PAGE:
State auditors have found that the state defense acquisition agency failed to receive large amounts of royalties due on a local firm’s exports of the domestically built T-50 trainer jets overseas.
According to the Board of Audit and Inspection, the Defense Acquisition Program Administration has yet to receive royalties ― estimated to be worth up to 6 billion won ($5.91 million) ― for the 16 T-50s that Korea Aerospace Industries, the country’s sole aircraft maker, exported to Indonesia.
DAPA receives royalties from private defense firms that use state defense technologies for commercial purposes including selling defense products abroad.
DAPA officials said it recently established a system to accurately charge those royalties on defense exports built with state technologies. They added that the DAPA was not sufficiently prepared to secure the royalties as it was the first time Korea had sold its aircraft to a foreign country.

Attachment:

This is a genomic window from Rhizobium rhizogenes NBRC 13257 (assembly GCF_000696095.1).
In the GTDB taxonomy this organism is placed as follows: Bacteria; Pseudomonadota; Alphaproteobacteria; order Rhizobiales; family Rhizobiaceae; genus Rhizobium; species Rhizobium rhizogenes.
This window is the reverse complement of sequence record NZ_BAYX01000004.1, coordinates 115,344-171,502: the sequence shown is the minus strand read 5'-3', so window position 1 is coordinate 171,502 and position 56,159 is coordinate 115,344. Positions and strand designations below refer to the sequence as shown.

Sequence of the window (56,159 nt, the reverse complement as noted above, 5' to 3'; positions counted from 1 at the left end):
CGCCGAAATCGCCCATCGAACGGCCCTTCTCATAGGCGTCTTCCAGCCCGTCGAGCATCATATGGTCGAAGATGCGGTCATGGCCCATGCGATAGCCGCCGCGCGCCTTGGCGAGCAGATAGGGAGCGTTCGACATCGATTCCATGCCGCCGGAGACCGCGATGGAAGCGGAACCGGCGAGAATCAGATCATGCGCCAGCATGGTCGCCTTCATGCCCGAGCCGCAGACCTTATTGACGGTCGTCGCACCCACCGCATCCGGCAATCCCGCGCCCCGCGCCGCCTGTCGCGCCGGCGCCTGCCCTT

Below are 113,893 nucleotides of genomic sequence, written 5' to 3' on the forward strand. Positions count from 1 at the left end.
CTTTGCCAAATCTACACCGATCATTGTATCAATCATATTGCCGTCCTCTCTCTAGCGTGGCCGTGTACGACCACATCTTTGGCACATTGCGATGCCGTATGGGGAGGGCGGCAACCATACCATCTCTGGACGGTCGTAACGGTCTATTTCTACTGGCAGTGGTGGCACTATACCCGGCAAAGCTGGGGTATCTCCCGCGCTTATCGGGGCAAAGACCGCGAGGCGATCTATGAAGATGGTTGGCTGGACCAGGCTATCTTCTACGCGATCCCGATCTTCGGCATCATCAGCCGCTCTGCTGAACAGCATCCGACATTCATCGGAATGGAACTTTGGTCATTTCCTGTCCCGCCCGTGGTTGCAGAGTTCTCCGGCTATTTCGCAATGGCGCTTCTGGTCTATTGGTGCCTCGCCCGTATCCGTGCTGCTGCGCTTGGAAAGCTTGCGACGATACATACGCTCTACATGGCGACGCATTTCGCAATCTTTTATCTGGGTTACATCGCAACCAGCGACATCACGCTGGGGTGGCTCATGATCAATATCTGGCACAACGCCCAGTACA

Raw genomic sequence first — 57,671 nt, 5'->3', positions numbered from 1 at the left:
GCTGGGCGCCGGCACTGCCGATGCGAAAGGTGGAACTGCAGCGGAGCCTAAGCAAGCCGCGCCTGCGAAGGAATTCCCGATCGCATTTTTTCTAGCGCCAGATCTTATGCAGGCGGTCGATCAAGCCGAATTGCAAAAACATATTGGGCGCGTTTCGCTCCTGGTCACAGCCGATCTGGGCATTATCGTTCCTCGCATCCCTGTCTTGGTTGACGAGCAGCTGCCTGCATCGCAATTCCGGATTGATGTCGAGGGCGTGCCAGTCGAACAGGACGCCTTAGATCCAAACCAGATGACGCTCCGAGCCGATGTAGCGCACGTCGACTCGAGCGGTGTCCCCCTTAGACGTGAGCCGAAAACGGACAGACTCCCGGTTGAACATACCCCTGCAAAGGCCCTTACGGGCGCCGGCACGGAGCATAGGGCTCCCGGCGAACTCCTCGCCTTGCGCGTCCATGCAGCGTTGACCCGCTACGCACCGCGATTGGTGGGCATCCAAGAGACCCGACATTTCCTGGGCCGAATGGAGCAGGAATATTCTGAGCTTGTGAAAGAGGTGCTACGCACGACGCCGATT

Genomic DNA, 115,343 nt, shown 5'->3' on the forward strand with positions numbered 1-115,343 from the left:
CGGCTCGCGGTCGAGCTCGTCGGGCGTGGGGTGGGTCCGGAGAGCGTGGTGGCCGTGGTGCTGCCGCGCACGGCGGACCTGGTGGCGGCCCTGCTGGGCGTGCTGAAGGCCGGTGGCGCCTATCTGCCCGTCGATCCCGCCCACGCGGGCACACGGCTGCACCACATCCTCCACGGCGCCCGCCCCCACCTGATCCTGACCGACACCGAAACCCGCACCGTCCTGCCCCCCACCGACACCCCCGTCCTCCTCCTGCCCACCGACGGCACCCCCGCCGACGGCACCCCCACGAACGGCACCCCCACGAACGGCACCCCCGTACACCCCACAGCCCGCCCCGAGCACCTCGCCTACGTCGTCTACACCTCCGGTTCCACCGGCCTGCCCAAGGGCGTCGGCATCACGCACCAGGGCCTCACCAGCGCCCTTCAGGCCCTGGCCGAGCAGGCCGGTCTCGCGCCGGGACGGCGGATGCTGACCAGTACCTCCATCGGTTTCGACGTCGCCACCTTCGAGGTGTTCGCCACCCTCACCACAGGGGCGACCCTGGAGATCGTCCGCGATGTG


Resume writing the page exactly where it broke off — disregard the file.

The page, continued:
KAI developed the T-50 with technological assistance from the U.S. defense giant Lockheed Martin. It has a top speed of Mach 1.5 and range of about 1,500 kilometers. In May 2011, KAI signed a $400 million contract with Indonesia to sell 16 T-50s.
State auditors also found that there was not much progress on DAPA’s campaign to decrease the number of soldiers working for it and, in turn, increase the number of civilian public servants. The campaign is aimed at increasing professionalism and efficiency in DAPA’s everyday operations.
In June 2012, DAPA established a plan to decrease the percentage of soldiers in the administration to 30 percent or less. But the DAPA did not establish detailed implementation plans and there have not been active consultations between the Defense Ministry and the DAPA, according to the state auditors.
By Song Sang-ho (firstname.lastname@example.org)